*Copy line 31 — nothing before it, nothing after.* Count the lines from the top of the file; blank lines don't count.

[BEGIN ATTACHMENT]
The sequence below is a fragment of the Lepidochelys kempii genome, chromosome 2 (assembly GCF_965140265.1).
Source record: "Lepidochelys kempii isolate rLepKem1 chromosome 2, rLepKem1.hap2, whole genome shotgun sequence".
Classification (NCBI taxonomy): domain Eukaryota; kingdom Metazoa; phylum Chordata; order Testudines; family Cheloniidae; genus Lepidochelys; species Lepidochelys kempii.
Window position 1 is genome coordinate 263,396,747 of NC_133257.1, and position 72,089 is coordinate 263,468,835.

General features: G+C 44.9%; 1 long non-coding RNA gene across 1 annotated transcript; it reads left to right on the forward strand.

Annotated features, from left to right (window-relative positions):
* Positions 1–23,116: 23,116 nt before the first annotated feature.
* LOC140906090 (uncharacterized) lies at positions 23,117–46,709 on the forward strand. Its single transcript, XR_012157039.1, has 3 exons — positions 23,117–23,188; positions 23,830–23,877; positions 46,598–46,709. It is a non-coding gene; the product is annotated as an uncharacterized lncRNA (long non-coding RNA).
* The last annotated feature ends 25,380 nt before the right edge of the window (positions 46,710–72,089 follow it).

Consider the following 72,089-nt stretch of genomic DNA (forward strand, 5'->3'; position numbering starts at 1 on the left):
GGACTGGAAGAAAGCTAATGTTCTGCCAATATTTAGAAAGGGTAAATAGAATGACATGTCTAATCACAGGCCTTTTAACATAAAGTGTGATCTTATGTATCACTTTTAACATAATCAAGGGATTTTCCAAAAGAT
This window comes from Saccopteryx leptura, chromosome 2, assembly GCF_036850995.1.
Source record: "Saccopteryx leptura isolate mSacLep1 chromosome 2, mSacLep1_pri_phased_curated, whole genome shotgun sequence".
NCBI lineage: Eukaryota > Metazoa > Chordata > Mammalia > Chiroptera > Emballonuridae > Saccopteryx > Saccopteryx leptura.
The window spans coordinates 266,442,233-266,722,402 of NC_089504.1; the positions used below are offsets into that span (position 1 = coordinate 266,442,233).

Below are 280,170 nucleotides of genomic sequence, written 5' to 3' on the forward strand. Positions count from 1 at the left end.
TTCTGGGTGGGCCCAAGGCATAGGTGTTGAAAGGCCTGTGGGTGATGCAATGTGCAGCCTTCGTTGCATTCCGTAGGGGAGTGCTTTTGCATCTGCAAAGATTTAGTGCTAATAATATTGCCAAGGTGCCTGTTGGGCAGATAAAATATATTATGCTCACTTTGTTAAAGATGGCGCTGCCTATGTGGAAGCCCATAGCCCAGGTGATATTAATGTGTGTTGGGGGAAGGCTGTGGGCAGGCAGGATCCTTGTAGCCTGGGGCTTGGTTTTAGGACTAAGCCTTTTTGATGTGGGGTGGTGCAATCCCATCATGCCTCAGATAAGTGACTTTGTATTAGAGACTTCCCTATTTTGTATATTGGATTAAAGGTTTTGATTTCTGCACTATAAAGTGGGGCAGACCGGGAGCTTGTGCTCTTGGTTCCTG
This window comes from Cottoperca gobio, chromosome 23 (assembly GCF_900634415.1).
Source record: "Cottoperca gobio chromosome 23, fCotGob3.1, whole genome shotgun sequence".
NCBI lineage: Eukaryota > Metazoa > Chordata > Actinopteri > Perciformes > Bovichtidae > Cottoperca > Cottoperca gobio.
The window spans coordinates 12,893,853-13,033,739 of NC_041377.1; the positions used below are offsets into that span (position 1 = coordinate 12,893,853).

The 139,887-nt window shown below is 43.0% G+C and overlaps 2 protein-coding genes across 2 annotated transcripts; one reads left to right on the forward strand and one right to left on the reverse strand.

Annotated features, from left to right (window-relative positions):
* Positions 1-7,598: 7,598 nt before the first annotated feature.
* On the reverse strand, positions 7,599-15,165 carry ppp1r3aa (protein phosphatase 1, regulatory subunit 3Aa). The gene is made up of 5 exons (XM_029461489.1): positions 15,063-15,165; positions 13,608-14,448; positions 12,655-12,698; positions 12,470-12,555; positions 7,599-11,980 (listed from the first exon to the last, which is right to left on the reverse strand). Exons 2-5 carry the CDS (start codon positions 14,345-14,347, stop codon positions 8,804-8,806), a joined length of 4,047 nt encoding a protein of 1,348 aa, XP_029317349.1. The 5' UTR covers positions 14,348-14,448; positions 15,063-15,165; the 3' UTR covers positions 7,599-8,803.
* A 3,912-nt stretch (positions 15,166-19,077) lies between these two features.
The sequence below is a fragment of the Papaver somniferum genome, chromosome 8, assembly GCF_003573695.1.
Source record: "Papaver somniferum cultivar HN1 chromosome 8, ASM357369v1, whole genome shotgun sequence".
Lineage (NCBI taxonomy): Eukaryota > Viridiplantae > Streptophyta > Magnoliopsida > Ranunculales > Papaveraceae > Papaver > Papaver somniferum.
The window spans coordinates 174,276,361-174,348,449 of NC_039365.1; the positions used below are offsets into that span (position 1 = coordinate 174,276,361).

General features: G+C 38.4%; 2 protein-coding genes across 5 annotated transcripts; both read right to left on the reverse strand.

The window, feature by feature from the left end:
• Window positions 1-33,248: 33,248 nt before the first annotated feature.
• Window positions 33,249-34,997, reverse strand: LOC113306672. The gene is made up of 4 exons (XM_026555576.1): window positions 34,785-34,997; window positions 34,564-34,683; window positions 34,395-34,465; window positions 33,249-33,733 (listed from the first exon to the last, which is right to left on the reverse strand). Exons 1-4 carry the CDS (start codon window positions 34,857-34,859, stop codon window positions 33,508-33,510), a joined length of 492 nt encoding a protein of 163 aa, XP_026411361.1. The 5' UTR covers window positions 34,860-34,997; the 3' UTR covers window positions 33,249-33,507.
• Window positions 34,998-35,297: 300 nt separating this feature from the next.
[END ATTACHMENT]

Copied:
General features: G+C 38.4%; 2 protein-coding genes across 5 annotated transcripts; both read right to left on the reverse strand.